Slap, slap, slap.
The flute stopped. The crowd held their breath. One huge inhalation, cold air filling collective lungs. Silence.
From the fire, Hakoda cleared his throat. "Warriors, step forward." His voice bellowed loud and unwavering over the barren ice.
First, the twins stepped forward. With heads held high and proud, they quickly walked side by side down Katara's carved path. As they walked towards their friends and family, they tried their best to conceal their double smiles. But they would let one crack every few steps or so.
Zuko was different.
He walked slowly, solemnly. His eyes never diverted once from his line of sight. He wasn't ogling at the audience or glancing at his feet or gazing into the burning fire. Once his amber eyes made contact with Katara's unwavering stare, he couldn't look away. He didn't smile, but the happiness overflowed through his eyes, his body.
The three sat before the fire, the heat scorching their bare faces.
"My turn," Sokka whispered before standing and walking towards them.
"Today we are gathered to see these three boys become men," Hakoda continued. A few snickers erupted from the crowd after hearing the Fire Lord be called a boy. His face was set like stone, thought. He was unmoved.
Toph still couldn't put her finger on it. Why would Zuko willingly do this to himself? He was the Fire Lord. Why would he engage himself in a rite of passage not even meant for him? She had already come up with one theory: he was doing it to bring the world closer. If the Fire Lord follows other culture's traditions, that would bring other people to accept foreign customs.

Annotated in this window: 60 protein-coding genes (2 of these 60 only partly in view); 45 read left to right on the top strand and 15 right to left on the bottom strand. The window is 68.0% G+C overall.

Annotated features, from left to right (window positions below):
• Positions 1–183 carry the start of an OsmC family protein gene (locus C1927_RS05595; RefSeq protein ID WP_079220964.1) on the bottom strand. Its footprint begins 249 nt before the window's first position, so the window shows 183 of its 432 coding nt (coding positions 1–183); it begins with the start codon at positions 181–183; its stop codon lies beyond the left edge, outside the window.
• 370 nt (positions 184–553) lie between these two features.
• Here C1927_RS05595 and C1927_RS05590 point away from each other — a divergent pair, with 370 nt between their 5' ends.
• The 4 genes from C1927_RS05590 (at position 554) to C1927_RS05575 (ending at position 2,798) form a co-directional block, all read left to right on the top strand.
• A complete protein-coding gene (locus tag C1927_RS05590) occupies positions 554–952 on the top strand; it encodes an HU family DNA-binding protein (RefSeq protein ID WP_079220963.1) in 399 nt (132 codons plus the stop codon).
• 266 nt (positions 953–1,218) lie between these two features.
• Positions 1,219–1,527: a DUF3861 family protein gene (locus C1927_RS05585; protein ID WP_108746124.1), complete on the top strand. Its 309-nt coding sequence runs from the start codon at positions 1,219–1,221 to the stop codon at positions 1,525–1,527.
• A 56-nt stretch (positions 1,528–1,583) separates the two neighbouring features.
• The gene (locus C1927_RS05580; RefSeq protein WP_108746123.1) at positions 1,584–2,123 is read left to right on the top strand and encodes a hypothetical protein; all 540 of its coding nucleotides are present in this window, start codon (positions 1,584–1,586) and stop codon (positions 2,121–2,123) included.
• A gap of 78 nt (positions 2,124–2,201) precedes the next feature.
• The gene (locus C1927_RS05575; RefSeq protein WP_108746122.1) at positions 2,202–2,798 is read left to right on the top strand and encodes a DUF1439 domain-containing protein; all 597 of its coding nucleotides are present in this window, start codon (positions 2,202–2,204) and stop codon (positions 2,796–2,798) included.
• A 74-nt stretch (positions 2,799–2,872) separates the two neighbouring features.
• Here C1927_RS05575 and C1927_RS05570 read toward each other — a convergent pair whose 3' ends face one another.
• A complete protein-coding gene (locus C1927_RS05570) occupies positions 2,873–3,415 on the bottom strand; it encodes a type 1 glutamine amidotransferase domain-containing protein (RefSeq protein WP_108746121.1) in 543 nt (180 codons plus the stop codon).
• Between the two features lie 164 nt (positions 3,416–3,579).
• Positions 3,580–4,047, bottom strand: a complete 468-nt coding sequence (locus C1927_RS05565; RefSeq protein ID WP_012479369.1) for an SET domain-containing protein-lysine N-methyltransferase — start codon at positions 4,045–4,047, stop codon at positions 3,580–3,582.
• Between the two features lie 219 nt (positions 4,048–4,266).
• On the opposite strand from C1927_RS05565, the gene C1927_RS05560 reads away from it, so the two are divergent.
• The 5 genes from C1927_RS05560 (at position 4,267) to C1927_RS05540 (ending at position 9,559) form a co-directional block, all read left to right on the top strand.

But that wasn't it. Zuko was still too busy trying to bring his people back together, to repair the damages of war.
Toph couldn't put her finger on it. His justification was a mystery.
She focused her attention back on the ceremony. Sokka was scooping up huge globs of paint in his fingers and smearing it across the twins' faces. Toph knew there was a certain pattern to it, but it had never been described in that much detail to her.
Sokka rubbed it on Zuko, covering his scar, his mark, his brand.
"One task remains for the warriors," Hakoda declared to the tribe, raising his hands above his head. "Sokka?" he said more quietly.
Sokka stepped forward, towards the ocean, and lifted a long, heavy stick from the snow. On the top rested a circle of wood covered with dead thorns. He pulled back, digging his heels into the snow and jumped forward swiftly, slamming the stick into the ice with speed and precision. The fire instantly ignited the stick, climbing up and devouring the thorns until all that remained was a flaming circle.